After the war, the steel industry entered a period of stagnation. The American shipbuilding industry, long a Lukens mainstay, collapsed. In 1925, both Huston brothers agreed to step down from active management in favor of younger men. A.F. Huston (1852-1930) assumed the ceremonial post of chairman, and Charles Lukens Huston (1856-1951) remained vice president but relinquished direct control of operations. The only person in the family capable of leading the company was A.F. Huston’s son-in-law, Robert W. Wolcott (1892-1982), who was then managing the New Orleans branch office. Wolcott was an aggressive salesman who cultivated new markets, turning Lukens into a specialized manufacturer of hot-rolled plates and fabricated products made from plates.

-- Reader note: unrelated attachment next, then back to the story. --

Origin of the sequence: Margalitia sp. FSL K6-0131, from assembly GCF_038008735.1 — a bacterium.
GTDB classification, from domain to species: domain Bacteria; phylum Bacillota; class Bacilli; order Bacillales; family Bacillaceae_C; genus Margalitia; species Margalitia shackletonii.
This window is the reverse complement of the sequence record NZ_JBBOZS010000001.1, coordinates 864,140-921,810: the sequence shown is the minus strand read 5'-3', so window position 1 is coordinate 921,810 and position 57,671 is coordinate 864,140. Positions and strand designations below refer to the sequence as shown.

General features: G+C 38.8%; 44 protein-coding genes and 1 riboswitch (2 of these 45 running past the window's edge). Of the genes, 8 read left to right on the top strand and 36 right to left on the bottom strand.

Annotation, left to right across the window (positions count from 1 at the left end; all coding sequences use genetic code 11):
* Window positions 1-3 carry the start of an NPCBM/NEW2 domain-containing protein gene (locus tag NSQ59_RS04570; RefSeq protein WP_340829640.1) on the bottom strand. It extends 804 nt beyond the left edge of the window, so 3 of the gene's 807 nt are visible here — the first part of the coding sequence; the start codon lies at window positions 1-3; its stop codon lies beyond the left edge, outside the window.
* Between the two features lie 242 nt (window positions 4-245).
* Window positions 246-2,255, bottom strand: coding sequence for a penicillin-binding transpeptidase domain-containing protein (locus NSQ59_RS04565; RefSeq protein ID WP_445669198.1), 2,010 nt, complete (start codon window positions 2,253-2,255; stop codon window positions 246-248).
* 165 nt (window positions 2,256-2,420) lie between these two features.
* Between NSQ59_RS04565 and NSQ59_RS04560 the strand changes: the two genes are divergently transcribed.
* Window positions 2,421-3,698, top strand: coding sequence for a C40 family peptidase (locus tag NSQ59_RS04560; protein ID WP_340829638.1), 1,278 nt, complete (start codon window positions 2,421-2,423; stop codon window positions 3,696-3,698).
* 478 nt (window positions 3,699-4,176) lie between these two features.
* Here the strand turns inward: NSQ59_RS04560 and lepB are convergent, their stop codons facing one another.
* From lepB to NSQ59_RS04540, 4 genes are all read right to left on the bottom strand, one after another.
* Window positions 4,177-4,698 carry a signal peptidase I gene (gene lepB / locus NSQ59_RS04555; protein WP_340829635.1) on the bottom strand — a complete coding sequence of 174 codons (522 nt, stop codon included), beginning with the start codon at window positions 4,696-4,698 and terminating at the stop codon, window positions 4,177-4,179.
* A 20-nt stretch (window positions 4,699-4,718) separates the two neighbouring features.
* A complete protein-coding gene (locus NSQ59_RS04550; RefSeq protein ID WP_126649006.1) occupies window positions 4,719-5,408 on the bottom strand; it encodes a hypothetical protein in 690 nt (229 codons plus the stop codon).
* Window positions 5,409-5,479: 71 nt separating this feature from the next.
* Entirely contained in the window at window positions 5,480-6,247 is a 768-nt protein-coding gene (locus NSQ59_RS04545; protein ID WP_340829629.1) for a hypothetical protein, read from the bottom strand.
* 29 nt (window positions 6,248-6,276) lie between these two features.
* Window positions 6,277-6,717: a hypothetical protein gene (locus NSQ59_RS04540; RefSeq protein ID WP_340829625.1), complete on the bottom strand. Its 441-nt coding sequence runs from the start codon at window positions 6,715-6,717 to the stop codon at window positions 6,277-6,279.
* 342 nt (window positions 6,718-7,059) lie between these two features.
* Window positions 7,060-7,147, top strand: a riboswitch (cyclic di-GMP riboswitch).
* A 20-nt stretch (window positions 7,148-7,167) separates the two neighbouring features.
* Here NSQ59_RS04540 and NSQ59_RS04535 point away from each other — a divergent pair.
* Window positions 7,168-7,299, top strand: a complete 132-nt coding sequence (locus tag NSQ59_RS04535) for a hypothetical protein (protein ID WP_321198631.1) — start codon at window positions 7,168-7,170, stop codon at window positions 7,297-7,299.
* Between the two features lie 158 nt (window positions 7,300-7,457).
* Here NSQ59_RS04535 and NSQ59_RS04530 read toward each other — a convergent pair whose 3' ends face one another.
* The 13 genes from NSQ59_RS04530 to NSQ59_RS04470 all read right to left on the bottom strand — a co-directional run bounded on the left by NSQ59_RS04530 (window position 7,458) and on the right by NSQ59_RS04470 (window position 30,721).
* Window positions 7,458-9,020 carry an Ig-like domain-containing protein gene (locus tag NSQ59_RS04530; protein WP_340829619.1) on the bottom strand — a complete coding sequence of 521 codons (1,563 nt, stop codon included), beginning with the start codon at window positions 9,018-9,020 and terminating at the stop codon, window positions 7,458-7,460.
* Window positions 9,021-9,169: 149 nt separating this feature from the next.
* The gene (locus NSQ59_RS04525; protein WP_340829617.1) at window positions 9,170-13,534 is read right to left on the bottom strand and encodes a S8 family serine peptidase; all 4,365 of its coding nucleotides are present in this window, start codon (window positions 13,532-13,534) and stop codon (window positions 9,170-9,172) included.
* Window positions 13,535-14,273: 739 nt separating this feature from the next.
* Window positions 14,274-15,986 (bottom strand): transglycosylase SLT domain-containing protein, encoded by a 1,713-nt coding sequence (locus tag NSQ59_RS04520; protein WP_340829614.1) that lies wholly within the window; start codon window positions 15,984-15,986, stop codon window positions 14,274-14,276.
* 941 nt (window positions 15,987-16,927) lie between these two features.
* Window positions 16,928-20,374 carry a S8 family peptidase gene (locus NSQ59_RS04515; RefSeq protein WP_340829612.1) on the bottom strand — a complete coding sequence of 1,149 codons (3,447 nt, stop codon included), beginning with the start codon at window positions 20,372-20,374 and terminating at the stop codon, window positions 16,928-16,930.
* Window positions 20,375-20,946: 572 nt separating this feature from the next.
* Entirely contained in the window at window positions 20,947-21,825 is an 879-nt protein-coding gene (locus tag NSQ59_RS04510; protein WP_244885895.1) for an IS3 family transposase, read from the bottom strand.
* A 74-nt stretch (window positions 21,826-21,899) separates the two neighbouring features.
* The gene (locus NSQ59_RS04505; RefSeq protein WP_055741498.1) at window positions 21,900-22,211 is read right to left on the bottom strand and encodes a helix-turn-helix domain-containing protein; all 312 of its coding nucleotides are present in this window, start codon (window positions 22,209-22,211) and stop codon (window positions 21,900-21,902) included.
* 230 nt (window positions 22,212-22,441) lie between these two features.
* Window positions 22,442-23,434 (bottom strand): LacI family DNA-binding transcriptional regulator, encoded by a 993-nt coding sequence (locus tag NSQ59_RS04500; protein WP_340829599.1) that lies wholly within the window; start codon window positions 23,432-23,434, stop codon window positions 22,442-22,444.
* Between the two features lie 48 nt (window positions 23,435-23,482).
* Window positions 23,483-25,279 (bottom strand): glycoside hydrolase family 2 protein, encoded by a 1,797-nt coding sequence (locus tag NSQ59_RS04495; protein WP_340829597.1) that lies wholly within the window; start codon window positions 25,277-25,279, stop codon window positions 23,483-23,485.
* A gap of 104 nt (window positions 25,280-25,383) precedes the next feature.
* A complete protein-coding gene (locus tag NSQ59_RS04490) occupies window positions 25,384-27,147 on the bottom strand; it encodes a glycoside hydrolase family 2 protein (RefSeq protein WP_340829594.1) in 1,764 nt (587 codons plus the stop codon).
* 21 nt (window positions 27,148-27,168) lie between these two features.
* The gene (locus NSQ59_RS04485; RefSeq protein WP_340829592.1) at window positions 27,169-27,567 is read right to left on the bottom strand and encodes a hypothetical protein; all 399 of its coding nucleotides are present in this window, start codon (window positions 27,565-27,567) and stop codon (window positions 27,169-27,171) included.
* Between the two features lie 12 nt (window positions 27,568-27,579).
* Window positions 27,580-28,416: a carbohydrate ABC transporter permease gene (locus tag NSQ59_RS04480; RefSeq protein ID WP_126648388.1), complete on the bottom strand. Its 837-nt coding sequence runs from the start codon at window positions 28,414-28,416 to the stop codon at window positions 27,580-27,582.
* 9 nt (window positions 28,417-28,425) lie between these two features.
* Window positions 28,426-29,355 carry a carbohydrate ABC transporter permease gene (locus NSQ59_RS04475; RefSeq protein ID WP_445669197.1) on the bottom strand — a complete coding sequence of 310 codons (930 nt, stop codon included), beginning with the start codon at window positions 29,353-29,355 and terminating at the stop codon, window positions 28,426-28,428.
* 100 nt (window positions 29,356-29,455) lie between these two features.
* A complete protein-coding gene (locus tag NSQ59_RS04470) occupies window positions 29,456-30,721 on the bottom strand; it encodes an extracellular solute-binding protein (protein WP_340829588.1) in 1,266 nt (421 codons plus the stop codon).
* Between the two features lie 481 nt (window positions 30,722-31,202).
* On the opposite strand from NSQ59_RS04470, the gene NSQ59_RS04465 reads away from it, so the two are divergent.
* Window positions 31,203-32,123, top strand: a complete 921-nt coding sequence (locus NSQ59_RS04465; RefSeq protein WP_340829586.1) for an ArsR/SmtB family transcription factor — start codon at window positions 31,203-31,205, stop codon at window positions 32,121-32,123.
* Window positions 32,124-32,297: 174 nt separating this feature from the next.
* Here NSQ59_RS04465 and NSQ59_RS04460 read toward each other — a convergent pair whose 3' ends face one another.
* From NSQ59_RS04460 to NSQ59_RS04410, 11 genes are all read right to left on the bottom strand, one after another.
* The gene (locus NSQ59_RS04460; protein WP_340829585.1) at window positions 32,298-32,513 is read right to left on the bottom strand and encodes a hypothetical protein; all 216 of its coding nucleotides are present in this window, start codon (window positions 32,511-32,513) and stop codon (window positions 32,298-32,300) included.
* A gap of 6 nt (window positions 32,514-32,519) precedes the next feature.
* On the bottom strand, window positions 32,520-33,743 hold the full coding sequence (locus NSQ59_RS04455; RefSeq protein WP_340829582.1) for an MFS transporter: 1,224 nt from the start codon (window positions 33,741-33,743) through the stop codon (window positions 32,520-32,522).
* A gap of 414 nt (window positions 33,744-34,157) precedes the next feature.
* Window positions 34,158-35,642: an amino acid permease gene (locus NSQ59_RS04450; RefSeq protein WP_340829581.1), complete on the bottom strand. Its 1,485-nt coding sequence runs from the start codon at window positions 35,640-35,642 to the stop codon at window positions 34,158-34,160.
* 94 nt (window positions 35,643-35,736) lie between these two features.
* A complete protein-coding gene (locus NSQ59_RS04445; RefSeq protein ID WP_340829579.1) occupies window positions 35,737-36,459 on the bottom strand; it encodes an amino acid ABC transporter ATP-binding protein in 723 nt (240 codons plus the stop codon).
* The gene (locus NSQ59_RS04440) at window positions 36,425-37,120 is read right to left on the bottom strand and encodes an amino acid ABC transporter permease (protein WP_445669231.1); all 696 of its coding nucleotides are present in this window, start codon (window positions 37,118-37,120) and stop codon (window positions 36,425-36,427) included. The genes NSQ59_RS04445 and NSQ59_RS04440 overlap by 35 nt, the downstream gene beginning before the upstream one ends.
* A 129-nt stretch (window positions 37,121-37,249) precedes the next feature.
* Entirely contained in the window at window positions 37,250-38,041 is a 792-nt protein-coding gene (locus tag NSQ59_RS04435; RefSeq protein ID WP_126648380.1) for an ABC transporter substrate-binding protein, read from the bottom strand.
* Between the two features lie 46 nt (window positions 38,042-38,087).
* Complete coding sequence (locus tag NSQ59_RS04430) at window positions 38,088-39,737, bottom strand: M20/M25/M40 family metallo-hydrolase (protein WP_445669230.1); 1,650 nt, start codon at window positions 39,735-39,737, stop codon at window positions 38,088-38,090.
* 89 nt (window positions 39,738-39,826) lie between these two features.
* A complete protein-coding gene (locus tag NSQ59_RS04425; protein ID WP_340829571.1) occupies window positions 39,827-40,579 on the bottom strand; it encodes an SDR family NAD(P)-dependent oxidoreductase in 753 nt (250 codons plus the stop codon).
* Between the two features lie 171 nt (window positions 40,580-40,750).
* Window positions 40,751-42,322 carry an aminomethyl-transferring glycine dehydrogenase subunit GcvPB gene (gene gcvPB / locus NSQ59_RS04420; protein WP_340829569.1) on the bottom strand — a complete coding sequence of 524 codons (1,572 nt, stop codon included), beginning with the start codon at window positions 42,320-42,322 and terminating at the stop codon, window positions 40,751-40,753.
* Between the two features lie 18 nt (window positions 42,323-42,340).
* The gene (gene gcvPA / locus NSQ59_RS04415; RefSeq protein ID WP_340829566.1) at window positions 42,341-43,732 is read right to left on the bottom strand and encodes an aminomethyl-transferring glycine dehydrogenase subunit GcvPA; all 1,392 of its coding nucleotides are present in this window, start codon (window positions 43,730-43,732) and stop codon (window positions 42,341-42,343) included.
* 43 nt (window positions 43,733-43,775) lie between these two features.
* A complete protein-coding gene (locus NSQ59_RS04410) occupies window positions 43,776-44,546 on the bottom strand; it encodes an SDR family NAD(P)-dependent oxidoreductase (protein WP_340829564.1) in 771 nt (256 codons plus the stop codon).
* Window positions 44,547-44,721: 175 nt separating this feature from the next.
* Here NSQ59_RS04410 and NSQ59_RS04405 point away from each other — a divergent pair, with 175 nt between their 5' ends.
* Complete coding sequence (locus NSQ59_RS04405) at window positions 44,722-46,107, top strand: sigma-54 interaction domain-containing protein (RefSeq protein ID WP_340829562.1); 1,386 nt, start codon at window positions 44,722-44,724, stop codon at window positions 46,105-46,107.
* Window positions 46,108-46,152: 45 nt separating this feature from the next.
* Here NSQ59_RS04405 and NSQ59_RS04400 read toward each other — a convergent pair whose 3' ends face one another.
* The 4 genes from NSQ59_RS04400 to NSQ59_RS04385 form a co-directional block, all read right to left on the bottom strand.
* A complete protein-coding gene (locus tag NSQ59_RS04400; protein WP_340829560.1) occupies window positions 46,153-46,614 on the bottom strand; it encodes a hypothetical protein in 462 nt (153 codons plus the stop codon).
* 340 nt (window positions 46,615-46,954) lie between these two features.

Wolcott created two new subsidiaries. The By-Products Steel Corporation (1927) created semi-finished shapes from steel plates. Lukenweld, Inc. (1930) cut and fabricated shapes from plates by arc-welding, including the blocks and frames for diesel engines, machine bases, and gears. In 1930, Lukens also joined with the International Nickel Company to develop “clad steel,” a sandwich of steel plate faced with thin layers of resistant alloys. Clad steels proved an economical alternative for pipes and vessels used to handle caustics or sensitive products like prepared foods.